Last week at In The Past Lane, the history podcast, we focused in the Pilgrims in the early 1600s. This week, we jump ahead 4 centuries to the mid 20th century to look at the history behind the unending problem of racial segregation in American society.
I’ll speak with scholar Richard Rothstein about his book, The Color of Law: A Forgotten History of How Our Government Segregated America. As you’ll hear, he lays out in meticulously researched detail, some uncomfortable truths about the history of racial segregation: First, that it was everywhere in 20th century America not just in the Jim Crow South. Second, and here’s the key, most of it was due not to poverty nor the personal preferences of individuals to live with people of their own race. Rather, the single-most important factor driving racial segregation in 20th century America was the federal government. That’s right. It’s largely driven by explicit government policy that mandated the separation of people by race. And third, these pro-segregation policies – perhaps more than anything else – have perpetuated African American poverty and increased the wealth gap between white and black Americans.
It’s not a pretty story, people. But it’s one we need to know if we truly believe in the idea of forming a more perfect union.
Among the many things discussed in this episode:
How government-mandated residential segregation worsened and perpetuated African American poverty and the wealth gap between white and black households.
How the rules of FHA loans promoted residential segregation and excluded African Americans from the American Dream
Why white Americans embrace the myth that residential segregation is the product of personal choices and not explicit government policy.
How federal public housing projects promoted racial segregation in 20th century America.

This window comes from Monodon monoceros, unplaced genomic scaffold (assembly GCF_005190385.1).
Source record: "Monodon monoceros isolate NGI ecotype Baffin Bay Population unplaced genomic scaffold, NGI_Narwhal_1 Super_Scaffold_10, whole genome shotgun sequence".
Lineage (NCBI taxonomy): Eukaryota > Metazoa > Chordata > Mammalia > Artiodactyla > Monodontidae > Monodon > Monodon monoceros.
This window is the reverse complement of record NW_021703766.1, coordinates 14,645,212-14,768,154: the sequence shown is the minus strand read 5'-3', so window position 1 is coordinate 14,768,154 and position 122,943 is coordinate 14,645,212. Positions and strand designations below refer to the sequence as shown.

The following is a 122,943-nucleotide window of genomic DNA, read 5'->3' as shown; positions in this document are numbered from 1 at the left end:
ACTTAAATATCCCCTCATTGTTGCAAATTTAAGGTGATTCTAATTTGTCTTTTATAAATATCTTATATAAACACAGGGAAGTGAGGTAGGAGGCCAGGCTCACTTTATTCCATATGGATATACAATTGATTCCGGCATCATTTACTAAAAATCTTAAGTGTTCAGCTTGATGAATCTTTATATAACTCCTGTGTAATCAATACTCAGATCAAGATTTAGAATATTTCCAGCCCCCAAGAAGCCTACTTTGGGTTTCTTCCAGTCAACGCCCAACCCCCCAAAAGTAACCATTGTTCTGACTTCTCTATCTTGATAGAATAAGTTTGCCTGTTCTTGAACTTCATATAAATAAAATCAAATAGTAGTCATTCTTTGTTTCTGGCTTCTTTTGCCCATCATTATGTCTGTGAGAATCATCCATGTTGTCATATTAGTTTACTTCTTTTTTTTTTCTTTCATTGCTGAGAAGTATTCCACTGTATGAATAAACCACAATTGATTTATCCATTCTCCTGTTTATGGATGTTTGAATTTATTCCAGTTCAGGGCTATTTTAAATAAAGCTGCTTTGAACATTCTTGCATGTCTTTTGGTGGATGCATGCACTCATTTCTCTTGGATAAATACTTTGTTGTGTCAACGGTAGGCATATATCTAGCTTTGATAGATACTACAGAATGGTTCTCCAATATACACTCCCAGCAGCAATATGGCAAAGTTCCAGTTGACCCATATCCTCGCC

The role of restrictive covenants barring African Americans from home ownership and the rise of suburban developments like Levittown.
How large non-profit organizations like universities, hospitals, and churches enjoyed tax-exempt status from the IRS while promoting racial segregation.
More about Richard Rothstein – website
Richard Rothstein, The Color of Law: A Forgotten History of How Our Government Segregated America (Liveright, 2017).
Eddie S. Glaude, Jr., Democracy in Black: How Race Still Enslaves the American Soul (2016)
Kenneth T. Jackson, Crabgrass Frontier: The Suburbanization of the United States (1984).
Ira Katznelson, When Affirmative Action Was White: An Untold History of Racial Inequality in Twentieth-Century America (2005)
Beryl Satter, Family Properties: How the Struggle Over Race and Real Estate Transformed Chicago and Urban America (2009).
Thomas J. Sugrue, The Origins of the Urban Crisis: Race and Inequality in Postwar Detroit (1996).
Race: The Power of An Illusion (PBS) – in particular, Episode 3, “The House We Live In”
Music for This Episode
Jay Graham, ITPL Intro (JayGMusic.com)
Kevin McCleod, “Impact Moderato” (Free Music Archive)
PCIII, “Cavalcades” (Free Music Archive)
Jon Luc Hefferman, “Winter Trek” (Free Music Archive)
The Bell, “I Am History” (Free Music Archive)
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